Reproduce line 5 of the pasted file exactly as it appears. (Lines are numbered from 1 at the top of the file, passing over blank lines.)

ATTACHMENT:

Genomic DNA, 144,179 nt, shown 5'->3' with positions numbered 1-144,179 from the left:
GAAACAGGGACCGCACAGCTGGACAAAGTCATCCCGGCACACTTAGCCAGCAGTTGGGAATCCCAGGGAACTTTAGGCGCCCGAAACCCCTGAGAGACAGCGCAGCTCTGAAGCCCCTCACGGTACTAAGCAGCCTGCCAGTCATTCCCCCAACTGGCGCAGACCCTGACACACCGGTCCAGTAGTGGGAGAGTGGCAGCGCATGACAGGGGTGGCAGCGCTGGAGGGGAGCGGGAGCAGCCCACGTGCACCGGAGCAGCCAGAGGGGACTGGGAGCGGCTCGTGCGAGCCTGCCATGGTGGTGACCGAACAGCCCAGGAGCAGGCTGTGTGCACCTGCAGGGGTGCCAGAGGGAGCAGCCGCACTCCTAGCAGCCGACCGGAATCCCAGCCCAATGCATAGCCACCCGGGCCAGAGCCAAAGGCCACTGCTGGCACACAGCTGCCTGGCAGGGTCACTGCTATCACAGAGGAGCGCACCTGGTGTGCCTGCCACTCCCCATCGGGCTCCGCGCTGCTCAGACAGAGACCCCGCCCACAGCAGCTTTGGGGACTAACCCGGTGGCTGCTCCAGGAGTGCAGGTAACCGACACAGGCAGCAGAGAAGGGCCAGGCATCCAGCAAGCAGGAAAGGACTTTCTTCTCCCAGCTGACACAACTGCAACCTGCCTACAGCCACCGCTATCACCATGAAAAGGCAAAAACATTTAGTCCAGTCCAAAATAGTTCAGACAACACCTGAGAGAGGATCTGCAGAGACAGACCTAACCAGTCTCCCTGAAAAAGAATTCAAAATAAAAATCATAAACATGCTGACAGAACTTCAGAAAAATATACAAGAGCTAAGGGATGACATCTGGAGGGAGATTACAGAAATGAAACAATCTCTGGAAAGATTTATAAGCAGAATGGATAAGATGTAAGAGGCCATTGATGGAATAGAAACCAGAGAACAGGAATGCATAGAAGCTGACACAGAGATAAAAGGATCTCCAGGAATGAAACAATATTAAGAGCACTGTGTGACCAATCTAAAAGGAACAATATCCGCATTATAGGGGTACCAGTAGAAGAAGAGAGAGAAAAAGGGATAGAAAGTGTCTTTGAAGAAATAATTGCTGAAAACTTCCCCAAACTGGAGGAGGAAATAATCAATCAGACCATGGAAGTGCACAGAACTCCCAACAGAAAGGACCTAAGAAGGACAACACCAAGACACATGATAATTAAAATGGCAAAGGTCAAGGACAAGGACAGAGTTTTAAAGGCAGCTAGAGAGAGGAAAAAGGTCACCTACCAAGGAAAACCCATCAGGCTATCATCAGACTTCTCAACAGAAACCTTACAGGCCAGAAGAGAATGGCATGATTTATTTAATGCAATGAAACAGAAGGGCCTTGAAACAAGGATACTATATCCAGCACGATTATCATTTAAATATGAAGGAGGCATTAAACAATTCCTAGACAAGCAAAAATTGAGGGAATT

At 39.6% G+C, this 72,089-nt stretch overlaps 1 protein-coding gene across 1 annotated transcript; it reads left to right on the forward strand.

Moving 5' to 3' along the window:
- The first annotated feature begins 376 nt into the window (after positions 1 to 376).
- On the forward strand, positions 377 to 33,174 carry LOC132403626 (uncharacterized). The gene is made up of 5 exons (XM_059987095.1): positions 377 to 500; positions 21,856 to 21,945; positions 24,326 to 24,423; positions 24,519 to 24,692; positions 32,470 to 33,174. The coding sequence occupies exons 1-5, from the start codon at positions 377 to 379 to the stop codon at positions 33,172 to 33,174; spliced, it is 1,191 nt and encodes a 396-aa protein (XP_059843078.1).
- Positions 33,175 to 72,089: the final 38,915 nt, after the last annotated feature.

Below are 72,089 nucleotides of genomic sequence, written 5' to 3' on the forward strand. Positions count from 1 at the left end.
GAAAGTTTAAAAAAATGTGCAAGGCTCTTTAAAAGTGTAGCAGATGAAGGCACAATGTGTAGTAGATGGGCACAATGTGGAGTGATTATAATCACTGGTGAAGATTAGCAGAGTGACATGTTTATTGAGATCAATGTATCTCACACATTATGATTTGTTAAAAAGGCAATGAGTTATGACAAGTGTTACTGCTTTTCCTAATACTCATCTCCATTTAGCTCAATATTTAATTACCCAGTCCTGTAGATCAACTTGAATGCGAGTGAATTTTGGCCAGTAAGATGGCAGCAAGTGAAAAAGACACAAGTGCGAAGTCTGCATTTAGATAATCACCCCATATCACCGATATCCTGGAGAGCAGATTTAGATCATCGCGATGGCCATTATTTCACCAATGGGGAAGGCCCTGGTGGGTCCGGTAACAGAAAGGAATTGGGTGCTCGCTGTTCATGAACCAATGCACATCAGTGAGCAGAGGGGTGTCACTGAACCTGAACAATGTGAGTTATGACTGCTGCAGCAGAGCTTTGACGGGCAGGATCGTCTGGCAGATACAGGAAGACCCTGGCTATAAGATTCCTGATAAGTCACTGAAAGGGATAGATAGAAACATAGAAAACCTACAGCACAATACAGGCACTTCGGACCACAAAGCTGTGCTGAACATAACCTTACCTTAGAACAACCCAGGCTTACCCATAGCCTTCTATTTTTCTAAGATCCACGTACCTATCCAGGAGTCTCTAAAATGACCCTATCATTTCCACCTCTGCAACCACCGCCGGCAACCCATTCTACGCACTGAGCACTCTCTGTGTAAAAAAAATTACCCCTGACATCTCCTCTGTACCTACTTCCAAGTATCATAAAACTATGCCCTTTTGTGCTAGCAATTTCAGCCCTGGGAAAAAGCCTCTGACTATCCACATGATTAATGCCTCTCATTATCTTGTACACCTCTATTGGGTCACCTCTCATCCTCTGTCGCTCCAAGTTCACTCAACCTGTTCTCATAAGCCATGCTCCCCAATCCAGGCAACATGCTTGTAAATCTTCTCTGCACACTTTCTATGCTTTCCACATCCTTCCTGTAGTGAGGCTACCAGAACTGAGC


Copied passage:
- The first annotated feature begins 376 nt into the window (after positions 1 to 376).